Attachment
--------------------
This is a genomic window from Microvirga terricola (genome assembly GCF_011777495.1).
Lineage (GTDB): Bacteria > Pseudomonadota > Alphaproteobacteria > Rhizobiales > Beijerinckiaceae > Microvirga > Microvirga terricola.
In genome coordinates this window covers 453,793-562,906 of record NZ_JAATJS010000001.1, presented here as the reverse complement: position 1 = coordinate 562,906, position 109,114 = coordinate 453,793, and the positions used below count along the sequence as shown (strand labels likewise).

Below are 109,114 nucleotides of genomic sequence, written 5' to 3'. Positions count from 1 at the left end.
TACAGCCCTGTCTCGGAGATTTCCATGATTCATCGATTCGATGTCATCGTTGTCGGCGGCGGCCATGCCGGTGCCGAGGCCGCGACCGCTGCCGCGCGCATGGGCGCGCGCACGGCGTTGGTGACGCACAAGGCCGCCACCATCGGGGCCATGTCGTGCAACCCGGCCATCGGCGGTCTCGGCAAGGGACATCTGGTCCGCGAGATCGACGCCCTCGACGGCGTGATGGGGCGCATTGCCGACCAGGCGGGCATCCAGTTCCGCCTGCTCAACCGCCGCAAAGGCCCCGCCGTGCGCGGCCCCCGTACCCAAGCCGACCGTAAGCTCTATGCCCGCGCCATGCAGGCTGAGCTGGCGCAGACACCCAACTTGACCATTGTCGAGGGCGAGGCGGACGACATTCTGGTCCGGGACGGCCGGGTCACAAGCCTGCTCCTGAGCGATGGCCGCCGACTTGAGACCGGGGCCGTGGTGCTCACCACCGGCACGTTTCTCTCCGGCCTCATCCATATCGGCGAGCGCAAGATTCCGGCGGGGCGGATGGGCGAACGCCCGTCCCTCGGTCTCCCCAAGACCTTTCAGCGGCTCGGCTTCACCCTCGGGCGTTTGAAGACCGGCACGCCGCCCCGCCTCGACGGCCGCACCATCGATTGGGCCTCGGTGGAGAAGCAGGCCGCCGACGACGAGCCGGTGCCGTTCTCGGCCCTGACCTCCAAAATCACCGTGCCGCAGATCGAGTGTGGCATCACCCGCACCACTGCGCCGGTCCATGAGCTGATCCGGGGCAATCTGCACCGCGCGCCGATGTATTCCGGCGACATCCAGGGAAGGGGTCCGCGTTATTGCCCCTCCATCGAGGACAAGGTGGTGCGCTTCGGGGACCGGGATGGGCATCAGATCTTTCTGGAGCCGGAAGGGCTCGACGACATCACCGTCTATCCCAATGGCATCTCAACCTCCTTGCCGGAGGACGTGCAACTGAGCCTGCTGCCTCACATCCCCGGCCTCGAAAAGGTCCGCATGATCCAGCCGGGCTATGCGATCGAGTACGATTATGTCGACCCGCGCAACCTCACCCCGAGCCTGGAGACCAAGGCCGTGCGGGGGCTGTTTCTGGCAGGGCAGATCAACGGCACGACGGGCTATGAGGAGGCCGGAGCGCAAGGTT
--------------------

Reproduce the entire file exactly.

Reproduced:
This is a genomic window from Microvirga terricola (genome assembly GCF_011777495.1).
Lineage (GTDB): Bacteria > Pseudomonadota > Alphaproteobacteria > Rhizobiales > Beijerinckiaceae > Microvirga > Microvirga terricola.
In genome coordinates this window covers 453,793-562,906 of record NZ_JAATJS010000001.1, presented here as the reverse complement: position 1 = coordinate 562,906, position 109,114 = coordinate 453,793, and the positions used below count along the sequence as shown (strand labels likewise).

Below are 109,114 nucleotides of genomic sequence, written 5' to 3'. Positions count from 1 at the left end.
TACAGCCCTGTCTCGGAGATTTCCATGATTCATCGATTCGATGTCATCGTTGTCGGCGGCGGCCATGCCGGTGCCGAGGCCGCGACCGCTGCCGCGCGCATGGGCGCGCGCACGGCGTTGGTGACGCACAAGGCCGCCACCATCGGGGCCATGTCGTGCAACCCGGCCATCGGCGGTCTCGGCAAGGGACATCTGGTCCGCGAGATCGACGCCCTCGACGGCGTGATGGGGCGCATTGCCGACCAGGCGGGCATCCAGTTCCGCCTGCTCAACCGCCGCAAAGGCCCCGCCGTGCGCGGCCCCCGTACCCAAGCCGACCGTAAGCTCTATGCCCGCGCCATGCAGGCTGAGCTGGCGCAGACACCCAACTTGACCATTGTCGAGGGCGAGGCGGACGACATTCTGGTCCGGGACGGCCGGGTCACAAGCCTGCTCCTGAGCGATGGCCGCCGACTTGAGACCGGGGCCGTGGTGCTCACCACCGGCACGTTTCTCTCCGGCCTCATCCATATCGGCGAGCGCAAGATTCCGGCGGGGCGGATGGGCGAACGCCCGTCCCTCGGTCTCCCCAAGACCTTTCAGCGGCTCGGCTTCACCCTCGGGCGTTTGAAGACCGGCACGCCGCCCCGCCTCGACGGCCGCACCATCGATTGGGCCTCGGTGGAGAAGCAGGCCGCCGACGACGAGCCGGTGCCGTTCTCGGCCCTGACCTCCAAAATCACCGTGCCGCAGATCGAGTGTGGCATCACCCGCACCACTGCGCCGGTCCATGAGCTGATCCGGGGCAATCTGCACCGCGCGCCGATGTATTCCGGCGACATCCAGGGAAGGGGTCCGCGTTATTGCCCCTCCATCGAGGACAAGGTGGTGCGCTTCGGGGACCGGGATGGGCATCAGATCTTTCTGGAGCCGGAAGGGCTCGACGACATCACCGTCTATCCCAATGGCATCTCAACCTCCTTGCCGGAGGACGTGCAACTGAGCCTGCTGCCTCACATCCCCGGCCTCGAAAAGGTCCGCATGATCCAGCCGGGCTATGCGATCGAGTACGATTATGTCGACCCGCGCAACCTCACCCCGAGCCTGGAGACCAAGGCCGTGCGGGGGCTGTTTCTGGCAGGGCAGATCAACGGCACGACGGGCTATGAGGAGGCCGGAGCGCAAGGTT